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A high resolution microscopy study of biological components for the incorporation in opto-electronic hybrid devices.

Robinson, Benjamin (2013) A high resolution microscopy study of biological components for the incorporation in opto-electronic hybrid devices. PhD thesis, University of Sheffield.

Available under License Creative Commons Attribution-Noncommercial-No Derivative Works 2.0 UK: England & Wales.

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Optical microscopy and scanning probe microscopy techniques have been utilised to acquire high resolution topography and fluorescence images of several biological samples. Applying these techniques to patterned samples and single molecules allow the optical properties of a sample to be investigated near to and below the diffraction limit, allowing emission properties to be correlated with those of topography. Optically active biological samples outside of their cellular environment are prone to photo-degredation and in measuring them a challenge is to ensure that optical measurements can be made before the onset of damage to the fluorophore. In this study two forms of fluorescence microscope have been utilised with scanning probe techniques of AFM and SNOM. These techniques have been used alongside microcontact printed arrays of fluorescent proteins and photosynthetic light harvesting complexes to address the accuracy of the printing technique and it's applicablity to biological components for future bionanotechnological applications. Furthermore, the periodicity associated with the arrays has been applied to the techniques to address the relative resolutions of the microscopes as well as the samples being a drive behind implimenting biologically friendly components/techniques to the microscopes (such as liquid cells). Larger structures from photosynthetic bacteria have also been addressed in this study in the form of chlorosomes which are model structures for light harvesting in low light conditions. Studies on the spectral properties of populations of 3 species have been conducted in this work with fluorescence microscopy and it has been shown that populations show small local variations in fluorescence. Furthermore it has been shown that the developed scanning fluorescence technique can be applied to photo senstitive samples successfully with only a small number of cases where spectral properties were affected by the measurement technique. Using high resolution microscopy techniques this research shows the surface patterning techniques in conjunction with biological samples to have mixed success depending on the sample. It also shows spectral measurements on newly discovered chlorosomes with little photo degredation. It further shows the role that the microscopy techniques have in analysing biological systems in different configurations on substrates.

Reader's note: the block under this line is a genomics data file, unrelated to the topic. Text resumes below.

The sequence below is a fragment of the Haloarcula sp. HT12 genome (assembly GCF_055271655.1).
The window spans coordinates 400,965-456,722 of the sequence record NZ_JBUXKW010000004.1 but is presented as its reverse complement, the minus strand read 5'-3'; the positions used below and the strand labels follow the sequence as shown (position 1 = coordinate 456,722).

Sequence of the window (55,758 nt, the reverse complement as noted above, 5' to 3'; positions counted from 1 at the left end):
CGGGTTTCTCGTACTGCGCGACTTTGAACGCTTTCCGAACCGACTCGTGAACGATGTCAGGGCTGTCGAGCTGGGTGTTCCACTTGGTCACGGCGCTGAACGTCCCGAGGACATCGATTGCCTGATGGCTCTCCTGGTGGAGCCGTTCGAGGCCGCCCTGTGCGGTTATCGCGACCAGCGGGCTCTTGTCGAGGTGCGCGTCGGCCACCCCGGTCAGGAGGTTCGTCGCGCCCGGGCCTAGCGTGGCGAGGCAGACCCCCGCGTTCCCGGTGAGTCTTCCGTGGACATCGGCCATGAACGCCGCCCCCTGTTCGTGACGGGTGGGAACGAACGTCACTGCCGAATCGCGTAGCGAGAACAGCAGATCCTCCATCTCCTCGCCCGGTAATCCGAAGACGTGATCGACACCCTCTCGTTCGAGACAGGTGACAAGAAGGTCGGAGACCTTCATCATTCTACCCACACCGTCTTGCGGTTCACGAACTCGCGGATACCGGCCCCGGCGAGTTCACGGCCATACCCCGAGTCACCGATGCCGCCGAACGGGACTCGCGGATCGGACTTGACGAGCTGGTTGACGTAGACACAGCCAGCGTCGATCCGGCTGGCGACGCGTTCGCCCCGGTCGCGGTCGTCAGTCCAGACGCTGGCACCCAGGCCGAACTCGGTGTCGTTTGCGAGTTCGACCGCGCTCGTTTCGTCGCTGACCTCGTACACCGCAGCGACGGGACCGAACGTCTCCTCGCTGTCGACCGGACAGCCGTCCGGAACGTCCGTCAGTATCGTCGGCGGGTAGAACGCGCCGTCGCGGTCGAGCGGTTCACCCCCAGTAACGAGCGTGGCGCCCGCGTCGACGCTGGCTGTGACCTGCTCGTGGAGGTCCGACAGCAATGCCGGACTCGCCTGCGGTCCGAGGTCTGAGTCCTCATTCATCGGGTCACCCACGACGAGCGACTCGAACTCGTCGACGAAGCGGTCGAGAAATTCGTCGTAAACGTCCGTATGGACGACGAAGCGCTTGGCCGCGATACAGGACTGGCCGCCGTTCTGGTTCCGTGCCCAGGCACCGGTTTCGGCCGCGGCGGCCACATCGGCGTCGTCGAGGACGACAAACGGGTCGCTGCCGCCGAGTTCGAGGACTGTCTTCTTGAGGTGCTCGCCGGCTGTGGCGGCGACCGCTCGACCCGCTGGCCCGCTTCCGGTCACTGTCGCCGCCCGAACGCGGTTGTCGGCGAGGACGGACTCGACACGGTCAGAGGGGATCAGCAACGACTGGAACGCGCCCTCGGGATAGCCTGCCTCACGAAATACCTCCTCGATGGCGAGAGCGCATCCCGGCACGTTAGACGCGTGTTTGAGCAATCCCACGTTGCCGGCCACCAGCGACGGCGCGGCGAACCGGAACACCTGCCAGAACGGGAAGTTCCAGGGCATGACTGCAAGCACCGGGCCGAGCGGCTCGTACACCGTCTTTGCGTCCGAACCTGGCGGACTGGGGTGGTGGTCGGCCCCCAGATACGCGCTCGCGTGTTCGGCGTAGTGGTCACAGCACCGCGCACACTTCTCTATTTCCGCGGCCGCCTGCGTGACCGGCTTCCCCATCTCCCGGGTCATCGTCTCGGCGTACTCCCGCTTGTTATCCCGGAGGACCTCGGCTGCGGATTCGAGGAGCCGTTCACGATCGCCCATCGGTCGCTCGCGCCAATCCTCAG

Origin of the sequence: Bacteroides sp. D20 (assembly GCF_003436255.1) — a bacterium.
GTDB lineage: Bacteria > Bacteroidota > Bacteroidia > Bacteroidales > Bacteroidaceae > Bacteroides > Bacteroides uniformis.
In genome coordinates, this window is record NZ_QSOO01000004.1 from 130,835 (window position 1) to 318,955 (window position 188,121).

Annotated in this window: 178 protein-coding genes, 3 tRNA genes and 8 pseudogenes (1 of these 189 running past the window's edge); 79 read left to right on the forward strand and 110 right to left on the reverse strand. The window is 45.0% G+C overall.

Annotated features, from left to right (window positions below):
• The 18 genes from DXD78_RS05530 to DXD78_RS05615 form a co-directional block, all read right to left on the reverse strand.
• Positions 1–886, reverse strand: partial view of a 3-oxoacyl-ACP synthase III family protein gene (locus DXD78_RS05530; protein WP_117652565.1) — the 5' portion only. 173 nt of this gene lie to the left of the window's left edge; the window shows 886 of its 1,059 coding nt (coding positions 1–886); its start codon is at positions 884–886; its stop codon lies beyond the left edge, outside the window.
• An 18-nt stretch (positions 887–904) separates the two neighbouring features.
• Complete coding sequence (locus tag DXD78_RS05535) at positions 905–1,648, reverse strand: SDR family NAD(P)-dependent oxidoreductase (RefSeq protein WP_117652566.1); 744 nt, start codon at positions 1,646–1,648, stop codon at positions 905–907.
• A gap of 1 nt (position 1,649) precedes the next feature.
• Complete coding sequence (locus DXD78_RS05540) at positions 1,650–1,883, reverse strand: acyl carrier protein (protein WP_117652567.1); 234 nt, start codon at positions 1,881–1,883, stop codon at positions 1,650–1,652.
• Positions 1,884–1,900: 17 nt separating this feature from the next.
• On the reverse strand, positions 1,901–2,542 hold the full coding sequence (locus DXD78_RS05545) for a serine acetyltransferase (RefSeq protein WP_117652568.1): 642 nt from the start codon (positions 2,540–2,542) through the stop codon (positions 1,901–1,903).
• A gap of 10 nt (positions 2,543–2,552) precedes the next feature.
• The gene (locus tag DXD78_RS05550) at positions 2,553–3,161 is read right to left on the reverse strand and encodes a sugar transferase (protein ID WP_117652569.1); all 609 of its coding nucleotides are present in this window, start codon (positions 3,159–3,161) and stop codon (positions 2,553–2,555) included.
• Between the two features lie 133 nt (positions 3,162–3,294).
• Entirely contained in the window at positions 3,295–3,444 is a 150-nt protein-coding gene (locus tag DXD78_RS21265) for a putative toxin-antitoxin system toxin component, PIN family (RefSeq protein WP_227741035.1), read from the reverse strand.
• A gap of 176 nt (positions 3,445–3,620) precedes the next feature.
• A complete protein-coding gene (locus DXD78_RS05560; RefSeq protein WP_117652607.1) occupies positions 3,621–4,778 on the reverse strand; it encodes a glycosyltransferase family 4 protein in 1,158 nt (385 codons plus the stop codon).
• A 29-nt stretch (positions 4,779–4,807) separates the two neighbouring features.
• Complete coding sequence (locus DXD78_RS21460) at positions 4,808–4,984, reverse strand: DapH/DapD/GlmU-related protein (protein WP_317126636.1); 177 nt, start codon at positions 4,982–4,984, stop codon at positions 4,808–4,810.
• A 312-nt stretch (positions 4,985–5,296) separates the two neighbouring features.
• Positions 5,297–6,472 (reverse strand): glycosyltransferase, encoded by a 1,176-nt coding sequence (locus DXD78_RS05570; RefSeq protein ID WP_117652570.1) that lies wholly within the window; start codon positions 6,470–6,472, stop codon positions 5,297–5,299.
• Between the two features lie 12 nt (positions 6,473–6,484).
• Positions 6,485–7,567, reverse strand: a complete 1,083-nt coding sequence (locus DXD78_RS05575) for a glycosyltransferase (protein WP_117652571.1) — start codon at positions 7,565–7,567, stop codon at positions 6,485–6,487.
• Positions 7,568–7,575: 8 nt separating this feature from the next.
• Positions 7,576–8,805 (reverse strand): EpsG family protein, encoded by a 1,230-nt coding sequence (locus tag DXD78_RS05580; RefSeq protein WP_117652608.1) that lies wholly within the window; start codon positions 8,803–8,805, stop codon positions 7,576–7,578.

Item Type: Thesis (PhD)
Academic Units: The University of Sheffield > Faculty of Science (Sheffield) > Physics and Astronomy (Sheffield)
Identification Number/EthosID: uk.bl.ethos.581617
Depositing User: Mr Benjamin Robinson
Date Deposited: 05 Nov 2013 15:15
Last Modified: 03 Oct 2016 10:46
URI: http://etheses.whiterose.ac.uk/id/eprint/3977

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